General Question

deepseas72's avatar

Is there really any difference between the expensive Activa yogurt and the less expensive yogurt brands?

Asked by deepseas72 (1042 points ) June 29th, 2008

Activa advertises themselves as having a special bacteria culture that promotes better digestion.

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16 Answers

Magnus's avatar

I honestly doubt it.

hearkat's avatar

I don’t know how it compares pricewise, because all I’ll eat is Stonyfield Farms… all natural, certified organic, no added sugars or colors, and certified gluten-free. They have multiple live cultures in their yogurts to benefit health.

They have great recipes and a lot of useful health and nutrition information on their website. I get their newsletters, which include updates from the farms that provide their milk (I even cried when one had an article about one of their cows who had died of old age). They also are active in environmental and social causes.

http://Stonyfield.com

syz's avatar

In the veterinary field, there is a product called Fortiflora that is supposed to correct an imbalance of GI flora that occurs during or after diarrhea. During a presentation by a company rep, he was unable to explain to me how these organisms survive the acidic environment of the stomach in order to colonize the intestines. So far, I don’t think it has been proven possible – it may even be that components of the bacteria somehow provide a more favorable balance in the gut. It may have some small effect, but I don’t think anything has been proven.

Shilolo may have access to some more pertinent research.

Zaku's avatar

I thought it was “Activia”, and my meager research and the opinions of various others was that it was 99% gimmick brand name nonsense.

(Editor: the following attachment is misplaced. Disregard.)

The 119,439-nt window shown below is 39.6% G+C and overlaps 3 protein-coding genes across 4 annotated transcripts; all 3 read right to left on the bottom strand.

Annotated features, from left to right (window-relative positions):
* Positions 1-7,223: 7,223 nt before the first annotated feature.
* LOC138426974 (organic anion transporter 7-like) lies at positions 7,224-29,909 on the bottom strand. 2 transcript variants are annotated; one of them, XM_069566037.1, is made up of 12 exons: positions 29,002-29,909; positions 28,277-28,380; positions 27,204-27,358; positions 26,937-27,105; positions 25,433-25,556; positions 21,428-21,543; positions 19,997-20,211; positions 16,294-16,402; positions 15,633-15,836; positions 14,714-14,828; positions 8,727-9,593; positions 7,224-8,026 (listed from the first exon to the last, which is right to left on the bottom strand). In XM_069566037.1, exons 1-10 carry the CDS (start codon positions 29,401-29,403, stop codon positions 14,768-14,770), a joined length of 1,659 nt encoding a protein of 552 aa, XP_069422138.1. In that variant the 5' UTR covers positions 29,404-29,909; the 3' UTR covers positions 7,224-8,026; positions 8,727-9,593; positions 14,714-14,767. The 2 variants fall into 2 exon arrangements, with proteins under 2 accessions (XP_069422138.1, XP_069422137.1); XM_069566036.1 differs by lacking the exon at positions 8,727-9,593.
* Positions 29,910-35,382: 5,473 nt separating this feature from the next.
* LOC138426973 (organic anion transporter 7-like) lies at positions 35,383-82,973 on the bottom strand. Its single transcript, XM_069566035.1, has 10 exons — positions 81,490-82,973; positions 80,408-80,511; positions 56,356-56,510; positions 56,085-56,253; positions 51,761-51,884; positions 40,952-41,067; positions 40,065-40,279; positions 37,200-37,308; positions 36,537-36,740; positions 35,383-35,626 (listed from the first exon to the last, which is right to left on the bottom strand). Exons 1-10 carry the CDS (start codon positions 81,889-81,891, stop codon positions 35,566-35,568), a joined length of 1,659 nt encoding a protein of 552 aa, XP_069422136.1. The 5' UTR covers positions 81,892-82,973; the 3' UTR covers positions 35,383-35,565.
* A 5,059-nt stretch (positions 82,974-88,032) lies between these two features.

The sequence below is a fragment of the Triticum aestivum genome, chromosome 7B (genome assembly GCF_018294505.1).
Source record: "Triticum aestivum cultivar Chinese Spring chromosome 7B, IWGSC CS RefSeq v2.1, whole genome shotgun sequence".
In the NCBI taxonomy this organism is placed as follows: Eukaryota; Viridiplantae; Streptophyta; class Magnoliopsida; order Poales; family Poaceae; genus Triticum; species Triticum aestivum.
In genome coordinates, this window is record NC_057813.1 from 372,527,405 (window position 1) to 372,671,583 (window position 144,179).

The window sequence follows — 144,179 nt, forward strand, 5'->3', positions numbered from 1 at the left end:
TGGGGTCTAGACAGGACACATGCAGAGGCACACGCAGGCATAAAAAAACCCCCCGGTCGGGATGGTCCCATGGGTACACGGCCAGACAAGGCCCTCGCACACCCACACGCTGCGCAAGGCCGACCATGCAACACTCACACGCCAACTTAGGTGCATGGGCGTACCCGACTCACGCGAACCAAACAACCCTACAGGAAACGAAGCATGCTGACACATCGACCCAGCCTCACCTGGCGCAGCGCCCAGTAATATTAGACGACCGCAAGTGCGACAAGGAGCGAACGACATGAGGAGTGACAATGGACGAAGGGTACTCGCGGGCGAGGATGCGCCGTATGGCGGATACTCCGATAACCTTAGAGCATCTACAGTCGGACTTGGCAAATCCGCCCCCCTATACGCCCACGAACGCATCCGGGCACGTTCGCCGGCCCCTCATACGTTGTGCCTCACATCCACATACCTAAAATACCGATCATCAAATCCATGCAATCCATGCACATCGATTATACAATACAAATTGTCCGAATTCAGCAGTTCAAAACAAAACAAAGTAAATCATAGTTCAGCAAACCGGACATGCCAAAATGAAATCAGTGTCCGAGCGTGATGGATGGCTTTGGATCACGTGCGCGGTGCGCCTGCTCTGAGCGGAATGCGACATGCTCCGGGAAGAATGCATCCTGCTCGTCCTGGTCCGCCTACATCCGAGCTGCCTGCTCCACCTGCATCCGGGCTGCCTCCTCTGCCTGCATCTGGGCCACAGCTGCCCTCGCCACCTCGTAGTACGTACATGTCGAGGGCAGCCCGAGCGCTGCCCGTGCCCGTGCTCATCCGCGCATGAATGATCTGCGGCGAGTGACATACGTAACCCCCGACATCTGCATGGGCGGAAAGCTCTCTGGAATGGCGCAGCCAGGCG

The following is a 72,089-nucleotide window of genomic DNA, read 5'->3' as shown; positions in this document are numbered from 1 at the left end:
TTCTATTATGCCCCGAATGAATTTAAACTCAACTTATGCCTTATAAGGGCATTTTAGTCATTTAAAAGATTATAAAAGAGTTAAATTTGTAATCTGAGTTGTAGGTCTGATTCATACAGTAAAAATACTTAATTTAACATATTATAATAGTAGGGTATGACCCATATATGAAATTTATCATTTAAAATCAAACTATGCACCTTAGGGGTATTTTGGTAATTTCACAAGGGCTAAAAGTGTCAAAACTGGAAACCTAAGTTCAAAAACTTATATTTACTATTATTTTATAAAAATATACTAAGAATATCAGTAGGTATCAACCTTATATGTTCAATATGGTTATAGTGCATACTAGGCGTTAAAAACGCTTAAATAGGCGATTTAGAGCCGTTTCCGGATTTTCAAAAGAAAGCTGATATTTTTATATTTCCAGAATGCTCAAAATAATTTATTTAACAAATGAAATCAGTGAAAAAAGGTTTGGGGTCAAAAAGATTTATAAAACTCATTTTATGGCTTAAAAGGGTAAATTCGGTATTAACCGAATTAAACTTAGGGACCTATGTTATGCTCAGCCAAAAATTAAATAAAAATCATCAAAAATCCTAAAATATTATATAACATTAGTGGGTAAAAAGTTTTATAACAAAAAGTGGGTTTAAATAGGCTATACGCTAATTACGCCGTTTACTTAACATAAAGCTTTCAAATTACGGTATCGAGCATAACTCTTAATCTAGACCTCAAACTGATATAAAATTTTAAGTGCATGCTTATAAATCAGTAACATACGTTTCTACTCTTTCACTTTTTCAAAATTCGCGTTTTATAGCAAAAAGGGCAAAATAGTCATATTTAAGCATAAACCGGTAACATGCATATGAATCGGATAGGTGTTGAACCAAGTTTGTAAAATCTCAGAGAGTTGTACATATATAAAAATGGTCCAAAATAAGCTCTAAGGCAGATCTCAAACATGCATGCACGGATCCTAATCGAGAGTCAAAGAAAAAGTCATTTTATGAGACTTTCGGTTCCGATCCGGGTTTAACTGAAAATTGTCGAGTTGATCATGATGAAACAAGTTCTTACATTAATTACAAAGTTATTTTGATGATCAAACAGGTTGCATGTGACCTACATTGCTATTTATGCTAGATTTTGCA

As in, all active culture yogurt has something like that, and the only thing special about Activ[i]a is they added an annoying capitalized brand name and expensive packaging.

Placebo power.

shockvalue's avatar

marketing.

marinelife's avatar

Surprisingly, there just may be. While I think that for most people, any yogurt with live cultures is fine, there have been tests done that show that some of Dannon’s claims may at least be accurate, making their yogurt superior for someone with digestive issues. From Columbia University’s Health Services Web site:

” Dannon (of course) says yes. Their Activia yogurt contains Bifidus regularis, a probiotic strain trademarked by Dannon that is not in other yogurts, and they claim that this particular strain speeds wastes through the digestive system and improves immunity in the intestines more effectively than other strains.

Dannon says that their Bifidus regularis, “survives passage through the digestive tract, arriving in the colon as a living culture,” whereas other cultures can be destroyed by stomach acids and the natural process of digestion. The consumer reports lab has confirmed Dannon’s claim, reporting that about three million of the original three billion probiotic organisms in a four-ounce serving of Activia made it through the stomach to the colon.”

Zaku's avatar

Oh yeah, they trademarked the bacteria with an inane Latin name. Sigh. Ownership of species?

Nerac, a corporate product technology web site (which I find a bit eerie) writes:

“Activia is a probiotic yogurt that recently has been heavily advertised in the U.S., and sales of have soared well past the $100 million mark. It has been sold overseas since 1987. Groupe Danone (Dannon), the company manufacturing Activia, cites “Bifidus regularis” as key to its success. But if you look up “Bifidus regularis” in your Bergey’s Manual of Bacteriology, you will come up empty as it is actually the trademarked name of Bifidobacterium animalis strain DN 173 010, registered by Groupe Danone and used in Activia. The US commercials for Activia tout its effectiveness for people who are “bloated and irregular.” However, posts on message boards about Activia indicate that people who do not have irritable bowel syndrome (IBS) or constipation may not benefit from Activia.”